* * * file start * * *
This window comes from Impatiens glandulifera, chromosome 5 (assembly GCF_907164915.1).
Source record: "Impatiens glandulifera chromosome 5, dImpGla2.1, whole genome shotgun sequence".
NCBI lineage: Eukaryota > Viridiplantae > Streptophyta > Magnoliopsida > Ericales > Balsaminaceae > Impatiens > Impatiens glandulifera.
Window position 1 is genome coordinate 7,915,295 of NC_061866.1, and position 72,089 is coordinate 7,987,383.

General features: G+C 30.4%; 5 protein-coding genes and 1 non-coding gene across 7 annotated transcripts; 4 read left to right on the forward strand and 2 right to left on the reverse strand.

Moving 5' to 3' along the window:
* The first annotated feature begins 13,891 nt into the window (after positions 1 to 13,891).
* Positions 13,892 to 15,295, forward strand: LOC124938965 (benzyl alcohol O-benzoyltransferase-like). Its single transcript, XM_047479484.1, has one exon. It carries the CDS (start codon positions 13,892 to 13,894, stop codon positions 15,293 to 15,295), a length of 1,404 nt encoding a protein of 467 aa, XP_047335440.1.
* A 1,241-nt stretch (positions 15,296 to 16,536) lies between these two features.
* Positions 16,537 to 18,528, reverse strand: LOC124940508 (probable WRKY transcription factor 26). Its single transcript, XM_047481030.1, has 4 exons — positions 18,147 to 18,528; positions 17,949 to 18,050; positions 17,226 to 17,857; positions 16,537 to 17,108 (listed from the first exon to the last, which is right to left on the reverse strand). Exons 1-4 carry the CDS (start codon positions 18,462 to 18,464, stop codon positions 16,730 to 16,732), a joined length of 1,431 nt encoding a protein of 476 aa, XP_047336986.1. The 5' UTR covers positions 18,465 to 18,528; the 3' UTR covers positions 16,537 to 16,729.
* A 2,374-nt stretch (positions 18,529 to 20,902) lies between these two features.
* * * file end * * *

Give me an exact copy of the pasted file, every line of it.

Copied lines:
This window comes from Impatiens glandulifera, chromosome 5 (assembly GCF_907164915.1).
Source record: "Impatiens glandulifera chromosome 5, dImpGla2.1, whole genome shotgun sequence".
NCBI lineage: Eukaryota > Viridiplantae > Streptophyta > Magnoliopsida > Ericales > Balsaminaceae > Impatiens > Impatiens glandulifera.
Window position 1 is genome coordinate 7,915,295 of NC_061866.1, and position 72,089 is coordinate 7,987,383.

General features: G+C 30.4%; 5 protein-coding genes and 1 non-coding gene across 7 annotated transcripts; 4 read left to right on the forward strand and 2 right to left on the reverse strand.

Moving 5' to 3' along the window:
* The first annotated feature begins 13,891 nt into the window (after positions 1 to 13,891).
* Positions 13,892 to 15,295, forward strand: LOC124938965 (benzyl alcohol O-benzoyltransferase-like). Its single transcript, XM_047479484.1, has one exon. It carries the CDS (start codon positions 13,892 to 13,894, stop codon positions 15,293 to 15,295), a length of 1,404 nt encoding a protein of 467 aa, XP_047335440.1.
* A 1,241-nt stretch (positions 15,296 to 16,536) lies between these two features.
* Positions 16,537 to 18,528, reverse strand: LOC124940508 (probable WRKY transcription factor 26). Its single transcript, XM_047481030.1, has 4 exons — positions 18,147 to 18,528; positions 17,949 to 18,050; positions 17,226 to 17,857; positions 16,537 to 17,108 (listed from the first exon to the last, which is right to left on the reverse strand). Exons 1-4 carry the CDS (start codon positions 18,462 to 18,464, stop codon positions 16,730 to 16,732), a joined length of 1,431 nt encoding a protein of 476 aa, XP_047336986.1. The 5' UTR covers positions 18,465 to 18,528; the 3' UTR covers positions 16,537 to 16,729.
* A 2,374-nt stretch (positions 18,529 to 20,902) lies between these two features.